LTC3589: Modifying Register L2DTV2 bit(6:5), will it glitch on PGOOD pin?

Hi,

I am designing the power section for a Texas Instrument omap-l138, and I want to use the LTC3589.

After LDO4 is enabled, I want to write the  register L2DTV2 bit(6:5)  to change voltage on LDO4 from 2.8v to 3.3v. Is it going to glitch the PGOOD output? I did not find any register to mask LDO4 status from the status output pin PGOOD. I wish to use PGOOD pin as active low reset for the omap-l138 but I cannot allow it to glitch when I need to reprogram LDO4 voltage. 

Thanks,

Parents
  • 0
    •  Analog Employees 
    on May 12, 2020 2:39 PM

    Hello, Unfortunately changing the voltage setting on LDO4 from the default 2.8V to 3.3V can cause PGOOD to toggle low and there is not a mask for the LDO4 PGOOD. Is this a one-time event that will only occur shortly after startup?

  • Hi

    Thanks for the reply. The voltage adjustment on LDO4 is a 1 times change at powerup because this LDO cannot be set with resistor divider unfortunately. I have a few more questions.

    Question#1: If I ground the pin EN_LDO34, then after my CPU is started and PGOOD is high, what happen if I enable LDO 3 and 4 using the OVEN register, is it going to glitch PGOOD also?

    Question#2: In my implementation, power-Up and Down are using PWR_ON Pin only. What happen if PWR_ON=0 but a supply enable pin =1, does the corresponding DCDC or LDO supply stay enabled? It is not clear in the datasheet if PWR_ON acts like a master reset masking all the supply enable pins.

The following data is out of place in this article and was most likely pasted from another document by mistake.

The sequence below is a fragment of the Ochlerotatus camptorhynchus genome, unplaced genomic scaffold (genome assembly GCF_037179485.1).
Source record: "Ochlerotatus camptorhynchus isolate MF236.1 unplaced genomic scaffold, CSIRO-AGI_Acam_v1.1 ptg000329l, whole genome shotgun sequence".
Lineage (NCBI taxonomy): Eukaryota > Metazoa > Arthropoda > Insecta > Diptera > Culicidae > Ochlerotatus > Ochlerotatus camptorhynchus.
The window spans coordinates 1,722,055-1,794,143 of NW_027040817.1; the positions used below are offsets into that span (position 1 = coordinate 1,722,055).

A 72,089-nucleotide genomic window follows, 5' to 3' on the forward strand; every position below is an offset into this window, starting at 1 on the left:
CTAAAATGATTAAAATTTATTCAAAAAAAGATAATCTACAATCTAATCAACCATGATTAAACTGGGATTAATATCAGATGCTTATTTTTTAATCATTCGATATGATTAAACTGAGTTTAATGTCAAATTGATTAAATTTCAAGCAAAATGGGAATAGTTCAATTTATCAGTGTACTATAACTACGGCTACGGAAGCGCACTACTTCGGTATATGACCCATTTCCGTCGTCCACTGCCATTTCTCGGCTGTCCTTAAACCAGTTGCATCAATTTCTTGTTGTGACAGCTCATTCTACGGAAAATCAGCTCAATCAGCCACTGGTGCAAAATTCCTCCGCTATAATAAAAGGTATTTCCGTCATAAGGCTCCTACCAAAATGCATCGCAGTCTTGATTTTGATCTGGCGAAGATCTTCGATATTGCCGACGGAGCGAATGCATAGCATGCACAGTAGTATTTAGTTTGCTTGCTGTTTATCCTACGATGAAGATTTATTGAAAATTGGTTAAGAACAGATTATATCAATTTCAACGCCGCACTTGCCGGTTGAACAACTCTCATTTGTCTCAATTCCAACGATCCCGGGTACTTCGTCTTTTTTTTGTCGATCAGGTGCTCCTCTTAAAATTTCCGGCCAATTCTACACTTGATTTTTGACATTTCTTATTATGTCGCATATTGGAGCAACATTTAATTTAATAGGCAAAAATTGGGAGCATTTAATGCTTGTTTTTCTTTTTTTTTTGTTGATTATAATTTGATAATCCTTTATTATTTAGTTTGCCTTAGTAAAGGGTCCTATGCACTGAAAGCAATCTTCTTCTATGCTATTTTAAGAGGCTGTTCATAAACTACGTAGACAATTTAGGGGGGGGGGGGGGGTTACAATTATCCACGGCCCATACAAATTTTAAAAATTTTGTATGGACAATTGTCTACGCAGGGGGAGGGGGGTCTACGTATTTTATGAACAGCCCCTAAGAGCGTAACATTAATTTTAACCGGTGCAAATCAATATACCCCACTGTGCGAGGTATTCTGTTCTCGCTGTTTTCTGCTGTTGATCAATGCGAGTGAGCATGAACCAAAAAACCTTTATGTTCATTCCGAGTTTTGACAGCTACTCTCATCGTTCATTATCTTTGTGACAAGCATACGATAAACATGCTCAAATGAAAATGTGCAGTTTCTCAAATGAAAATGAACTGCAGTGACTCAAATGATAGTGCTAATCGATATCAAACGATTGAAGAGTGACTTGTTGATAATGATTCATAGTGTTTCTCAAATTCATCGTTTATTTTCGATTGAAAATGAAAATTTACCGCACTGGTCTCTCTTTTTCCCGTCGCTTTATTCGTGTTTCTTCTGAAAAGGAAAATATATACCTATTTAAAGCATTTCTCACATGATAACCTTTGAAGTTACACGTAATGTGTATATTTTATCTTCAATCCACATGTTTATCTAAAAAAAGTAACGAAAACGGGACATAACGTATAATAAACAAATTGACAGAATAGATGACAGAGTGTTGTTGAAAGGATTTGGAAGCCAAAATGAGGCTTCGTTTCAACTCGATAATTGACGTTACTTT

Question#3: I plan to use PGOOD as a Reset signal for my processor, is it a recommended practice? I think it is ideal because it would insure the processor will start only when all voltage are stable.

    If the problem with LDO4 cannot be fixed, I have workaround solution:

    - I could use an external LDO with PGOOD (TPS745) to replace LDO4. There is a cost penalty of about $0.30

    - Instead of LTC3489 I could use the LTC3676, which is more flexible for LDO voltage adjustment. There is a cost penalty of about $1

    Best regards

  • 0
    •  Analog Employees 
    on May 14, 2020 7:32 PM in reply to gvellet@west

    Hello, I just double checked on this. My first answer was not correct. 

    LDO4 doesn’t have the DAC slew like the bucks and LDO2 and doesn’t pull PGOOD when changing from one output to another. When the register is written a different tap point in the internal feedback divider is selected.  There is a 25us time filter on all the PGOODs so if LDO slews from 2.8V to 0.93 * 3.3V in under 25us there won’t be a PGOOD event.  With 1uF output cap and small load they could make the change without PGOOD falling.

    Sorry about the miss-information.

  • Hi

    Thanks for the correction on LDO4. But I wont be able to use your trick safely, the load is moderate and I will have more than 1uF. So I made up my mind and I will use a low cost external LDO.

    In my previous reply I added a few more questions. I very interested if you could answer the question 2, and 3. You can forget about question #1.

    Best regards

  • +1
    •  Analog Employees 
    on May 18, 2020 1:22 PM in reply to gvellet@west

    Hello, For question 2 the PWR_ON pin does need to be pulled high since this acts like a master on/off pin so needs to be high for outputs to be enabled. 

    There are “keep-alive” bits on the bucks and LDO2 that override their enables and PWR_ON.

    The answer for question 3 may be different for different customers. It can be used as a RESET as done for many other ICs. There is also the /RST0 pin which also can be used for a RESET. For this application if using the separate LDO so LDO4 does not need to change and cause a PGOOD from togging it appears PGOOD can work well for this application. 

  • I am now very confident to use the LTC3589 in my design. 

    Thanks for your well researched answers!

Reply Children
No Data